Starting a year of zero waste is overwhelming.
I remember when I first started exploring a zero waste lifestyle it felt almost impossible. There was just so much to do, it’s easy to feel paralyzed and unable to start.
Luckily, you can use my years of suffering to your benefit! Introducing the Year of Zero Waste, a guide to lead you through the intricacies of a zero waste life.
What's in this post
- Month 1: A Low-Waste Kitchen
- Month 2: A Zero Waste Bathroom
- Month 3: Green Cleaning
- Month 4: A Low-Waste Workplace
- Month 5: Zero Waste IRL
- Month 6: Minimizing Mindfully
- Month 7: Your At-Home Garden
- Month 8: De-Trashing Travel
- Month 9: All About Composting
- Month 10: An Ethical Wardrobe
- Month 11: Community Action
- Month 12: Zero Waste Holidays
Month 1: A Low-Waste Kitchen
- Do a trash audit. What’s in your trash can? Don’t know – you need to. Audit your waste and set goals to make less waste, fast. Here’s how to do a trash audit.
- Shop bulk. Zero waste shopping can help you avoid the most common single-use plastic items you send to the landfill. Learn how to reduce your waste at the grocery store. No local bulk stores? Buy bulk online!
- Think beyond bulk. Zero waste is never zero. Find out about the waste behind bulk shops – and why it’s OK if you still make waste. It’s not you, it’s the systems we live in.
- No more food waste challenge. If food waste were a country, it would be the 3rd largest emiter of CO2 behind the US and China! It’s a massive issue! Reduce your food waste with a zero waste meal plan.
If you feel overwhelmed at the very start of your zero waste journey, check out this post on starting a zero waste lifestyle, step-by-step.
Month 2: A Zero Waste Bathroom
- Assess Your Shower Space. What sort of shampoos and soaps are cluttering up your shower? What could you not re-buy? What could you buy less packaged? A list of zero waste hair care solutions to help.
- Assess Your Sink Situation. Sinks, closets, and other cabinets – we’ve all got spaces that could be pared down. Whether it’s skincare, electronics, or a self-care routine explosion, carefully consider what you do and don’t value.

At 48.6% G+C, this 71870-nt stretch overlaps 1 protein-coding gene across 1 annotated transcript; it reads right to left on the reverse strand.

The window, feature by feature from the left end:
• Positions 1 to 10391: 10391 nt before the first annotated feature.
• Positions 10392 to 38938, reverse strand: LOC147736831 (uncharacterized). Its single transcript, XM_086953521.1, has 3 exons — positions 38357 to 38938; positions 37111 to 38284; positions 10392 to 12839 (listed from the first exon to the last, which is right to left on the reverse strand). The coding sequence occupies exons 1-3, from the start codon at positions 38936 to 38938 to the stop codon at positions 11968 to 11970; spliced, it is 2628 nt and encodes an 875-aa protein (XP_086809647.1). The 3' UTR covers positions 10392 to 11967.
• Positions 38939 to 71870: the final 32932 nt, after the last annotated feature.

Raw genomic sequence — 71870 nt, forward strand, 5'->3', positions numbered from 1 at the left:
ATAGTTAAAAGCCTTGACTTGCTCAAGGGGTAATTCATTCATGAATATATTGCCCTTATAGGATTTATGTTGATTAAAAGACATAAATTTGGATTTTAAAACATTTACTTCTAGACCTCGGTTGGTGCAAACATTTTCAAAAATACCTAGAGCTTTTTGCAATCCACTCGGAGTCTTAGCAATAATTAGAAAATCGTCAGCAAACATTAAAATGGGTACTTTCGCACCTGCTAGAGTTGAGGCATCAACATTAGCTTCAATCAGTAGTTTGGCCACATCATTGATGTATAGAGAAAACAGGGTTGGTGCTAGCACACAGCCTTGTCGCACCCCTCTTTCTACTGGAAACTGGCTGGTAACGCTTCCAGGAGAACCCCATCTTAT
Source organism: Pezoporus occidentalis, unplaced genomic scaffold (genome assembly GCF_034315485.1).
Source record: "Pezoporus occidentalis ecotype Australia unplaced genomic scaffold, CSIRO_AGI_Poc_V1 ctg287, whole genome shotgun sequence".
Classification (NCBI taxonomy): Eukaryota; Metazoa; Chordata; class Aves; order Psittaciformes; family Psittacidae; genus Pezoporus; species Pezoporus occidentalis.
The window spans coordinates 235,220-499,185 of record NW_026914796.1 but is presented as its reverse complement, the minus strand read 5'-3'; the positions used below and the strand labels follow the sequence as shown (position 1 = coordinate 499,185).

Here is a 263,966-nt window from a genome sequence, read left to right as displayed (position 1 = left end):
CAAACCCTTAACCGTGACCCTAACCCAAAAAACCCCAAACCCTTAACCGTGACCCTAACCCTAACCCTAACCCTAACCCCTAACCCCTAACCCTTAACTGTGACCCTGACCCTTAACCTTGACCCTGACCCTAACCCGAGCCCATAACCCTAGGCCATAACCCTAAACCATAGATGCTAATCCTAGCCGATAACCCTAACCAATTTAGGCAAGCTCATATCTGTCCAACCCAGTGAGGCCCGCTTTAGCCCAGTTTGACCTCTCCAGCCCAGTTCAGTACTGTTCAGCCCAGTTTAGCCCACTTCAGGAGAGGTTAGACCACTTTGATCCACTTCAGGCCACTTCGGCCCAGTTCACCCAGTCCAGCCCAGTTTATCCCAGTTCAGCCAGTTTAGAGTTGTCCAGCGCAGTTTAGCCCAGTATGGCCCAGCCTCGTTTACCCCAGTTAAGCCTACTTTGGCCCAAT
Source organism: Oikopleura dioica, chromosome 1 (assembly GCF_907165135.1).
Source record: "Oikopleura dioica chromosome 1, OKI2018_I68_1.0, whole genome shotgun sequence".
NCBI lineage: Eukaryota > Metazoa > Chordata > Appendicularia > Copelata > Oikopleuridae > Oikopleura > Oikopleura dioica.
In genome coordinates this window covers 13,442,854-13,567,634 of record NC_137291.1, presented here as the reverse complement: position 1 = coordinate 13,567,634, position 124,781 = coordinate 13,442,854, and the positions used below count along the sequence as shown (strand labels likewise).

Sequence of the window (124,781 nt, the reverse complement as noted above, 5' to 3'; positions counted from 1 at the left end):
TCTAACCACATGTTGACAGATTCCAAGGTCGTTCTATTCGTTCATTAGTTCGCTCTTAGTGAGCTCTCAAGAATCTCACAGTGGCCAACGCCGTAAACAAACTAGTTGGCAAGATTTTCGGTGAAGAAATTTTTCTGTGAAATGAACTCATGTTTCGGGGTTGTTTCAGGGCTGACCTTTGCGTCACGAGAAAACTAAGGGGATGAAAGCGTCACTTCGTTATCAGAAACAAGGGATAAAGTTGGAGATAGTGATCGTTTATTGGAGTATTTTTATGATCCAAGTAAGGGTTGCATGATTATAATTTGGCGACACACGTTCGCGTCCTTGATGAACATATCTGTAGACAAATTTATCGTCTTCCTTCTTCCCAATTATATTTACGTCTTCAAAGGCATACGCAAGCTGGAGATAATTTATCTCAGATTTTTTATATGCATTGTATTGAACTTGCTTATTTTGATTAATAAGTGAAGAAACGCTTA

- Bonus: Makeup Challenge. If you like wearing makeup, you know how wasteful and full-of-weirdness it can be. Audit your makeup collection and commit to buying more eco-friendly makeup when the time comes.
- Water Usage Challenge. Water is a precious resource that’s only becoming more scarce. We should treat it as such. Our water footprints are a huge, unseen source of waste in our lives. Here’s how to reduce your water footprint.
Month 3: Green Cleaning
For all of these, plan to refer to this post about simple zero waste cleaning recipes. You probably already have all the ingredients you need to get started today!
- Do a Cleaning Supplies Audit. What cleaning supplies do you have? Bring them all together and make a list of keep, DIY, or no re-buy. Keep are the products you love. DIY are swaps you can make for a more eco-friendly option. No re-buy means just that. Once it’s gone, don’t buy it again!
- Make a Swap I: Under the Sink. To me, “under the sink” is all those typical cleaning products like disinfectants, window sprays, glass sprays, tile sprays, scrubs, etc… that companies have convinced us we need for each individual item in our house! Find one to replace and do a DIY cleaning swap in its place.
- Make a Swap II: Everything Else. Dishes, laundry, and whatever other cleaning odds and ends remain. Easy swaps are laundry detergent and dishwashing powder/liquid!
Month 4: A Low-Waste Workplace